[Eds: this post is brought to you by Eva and Deanna together.  We should do more joint blogs…]

A really good burger starts with a good cut of meat.  Jim often buys a whole tenderloin and cuts it into steaks himself, rather than spending a premium on a tiny little cut at the butcher.  Once he’s cut all of his perfect steaks from the loin, there are inevitably some scraps, ends, and odd-shaped cuts that just won’t cook evenly on the grill.  These, he grinds up – for hamburgers.  To the ground tenderloin, Jim adds an egg, some panko (so much lighter than traditional breadcrumbs), salt, pepper, and a whole bunch of finely chopped garlic (he wanted me to emphasize this).  Jim’s advice is:

Keep it simple.  If you use a good cut of beef, you can cook it medium –rare.  Just because it’s a burger, doesn’t mean you have to burn it.

Jim likes to slather on some barbeque sauce while the burger is cooking.  But not just any barbeque sauce.  Oh no.  Barbeque sauce in our house is a day-long endeavour.  Lucky you, we’re sharing the recipe here:

BBQ SAUCE OF THE GODS

  • 2 cooking onions, diced
  • 1 head of garlic, minced
  • 3 chipotle cubes, minced

Sautee in 2 T olive oil until lightly browned, then add:

  • 1 can of beer (to deglaze)
  • 1 C bourbon (we keep Jack Daniels in the cooking cupboard, not the liquor cabinet)
  • ½ C lemon juice
  • 1 C orange juice
  • ½ C lime juice
  • 2 C applesauce
  • 1 L ketchup
  • ¼ C apple cider vinegar
  • ¼ C + 2 T Worcestershire sauce
  • 1 T pepper
  • 1 T paprika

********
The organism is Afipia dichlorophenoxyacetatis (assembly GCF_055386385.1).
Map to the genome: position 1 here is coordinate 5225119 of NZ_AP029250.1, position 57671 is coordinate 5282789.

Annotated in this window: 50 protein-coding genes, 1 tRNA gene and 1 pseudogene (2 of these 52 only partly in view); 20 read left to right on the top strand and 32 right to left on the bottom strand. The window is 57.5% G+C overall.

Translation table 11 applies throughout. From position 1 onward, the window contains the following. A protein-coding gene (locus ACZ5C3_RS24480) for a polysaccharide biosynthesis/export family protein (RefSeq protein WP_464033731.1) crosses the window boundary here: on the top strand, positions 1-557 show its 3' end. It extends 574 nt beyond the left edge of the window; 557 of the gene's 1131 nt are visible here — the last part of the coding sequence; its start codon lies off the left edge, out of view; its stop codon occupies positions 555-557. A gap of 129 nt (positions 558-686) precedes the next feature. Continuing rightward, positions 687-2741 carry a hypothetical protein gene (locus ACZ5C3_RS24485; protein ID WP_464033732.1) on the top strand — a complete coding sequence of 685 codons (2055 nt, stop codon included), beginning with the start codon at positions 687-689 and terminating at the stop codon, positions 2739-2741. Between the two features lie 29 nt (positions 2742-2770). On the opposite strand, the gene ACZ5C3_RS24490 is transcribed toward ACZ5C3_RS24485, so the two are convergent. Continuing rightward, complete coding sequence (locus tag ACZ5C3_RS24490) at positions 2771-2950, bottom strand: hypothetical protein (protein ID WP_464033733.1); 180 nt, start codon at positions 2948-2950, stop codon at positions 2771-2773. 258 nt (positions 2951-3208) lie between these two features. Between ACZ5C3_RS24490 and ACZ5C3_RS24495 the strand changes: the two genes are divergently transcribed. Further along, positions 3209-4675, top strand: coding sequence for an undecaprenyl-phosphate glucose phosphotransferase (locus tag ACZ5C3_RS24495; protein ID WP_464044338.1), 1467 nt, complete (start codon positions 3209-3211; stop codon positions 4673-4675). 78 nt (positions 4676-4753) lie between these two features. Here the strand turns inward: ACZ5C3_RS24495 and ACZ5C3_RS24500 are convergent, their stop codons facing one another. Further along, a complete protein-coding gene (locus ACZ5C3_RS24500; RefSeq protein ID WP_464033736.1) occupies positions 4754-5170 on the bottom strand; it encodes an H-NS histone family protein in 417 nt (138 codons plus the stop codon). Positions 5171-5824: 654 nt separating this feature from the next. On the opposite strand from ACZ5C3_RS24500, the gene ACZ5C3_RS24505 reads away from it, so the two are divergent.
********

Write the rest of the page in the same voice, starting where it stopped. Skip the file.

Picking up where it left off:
• salt, to taste
  • Molasses and brown sugar, just a little bit at a time, to taste

Cook, lid on, until the flavours are well-blended.  Then cook, lid off, until thickened. Blend in batches or using an immersion blender, until smooth.

I know it’s not a hamburger (why do they call them hamburgers when they’re made with beef?), but I’m sharing my recipe for halibut burgers with you (because not all of us eat red meat!):

Halibut Burgers with home-made tartar sauce

  • halibut filets, not steaks (you don’t want bones);
  • baked “Kettle” chips or Pringles (Kettle are better);
  • 1/2 the fat Mayonnaisse
  • salt & pepper
  1. Preheat oven to 400F.
  2. Cut the halibut filets into burger-sized pieces.
  3. Spray non-stick spray on a baking sheet.
  4. Poke a hole in the bag of chips or pour the chips into a big, zip-loc bag and squeeze all the air out.  “Rolling pin” or smash the chips to crumbs.  Pour the chips into a pan or onto a plate for dipping.
  5. Lightly coat each of the halibut filets with mayo, then season with salt & pepper.
  6. Press each halibut filet firmly into the chips, making sure to coat each side.  Place on baking sheet.
  7. Bake without turning for approximately 7-10 minutes, depending on the thickness of the filets.  The fish is done when you poke a fork into it and it flakes.  Serve with tartar sauce.

For the Tartar Sauce:  (trust me; it’s WAY better to make your own!)

  • 1/2 the fat mayonnaise (about 2T-3T per burger)
  • dill pickles, chopped (about 2 “baby” dills per burger)
  • capers, chopped (about 1 tsp per burger)
  • green onions, chopped (about 1T per burger)
  • pickle juice, to thin

Mix the mayo, pickles, capers and green onions.  Add enough pickle juice to thin to desired consistency.  Season with salt & pepper if you want.

Slather the mayo on the buns.  Add some lettuce.  Keep it simple.

And now for a little visual tour to wet your appetite:

1. 6th Place: In-n-Out Burger, 2. 3rd Place: Jeffrey’s Hamburgers in San Mateo, 3. Don’t worry little hamburger friend . . ., 4. Hamburgers Instant Service, 5. “funny face hamburgers”, 6. Hamburger 4, 7. Hank’s Hamburgers, 8. Johnny Rockets’ Smoke House hamburger, 9. Metzis Tasty Takeaway Hamburger with the lot – Australian style!, 10. Fran’s Hamburgers, 11. Hamburger 5, 12. Hamburger with the Lot

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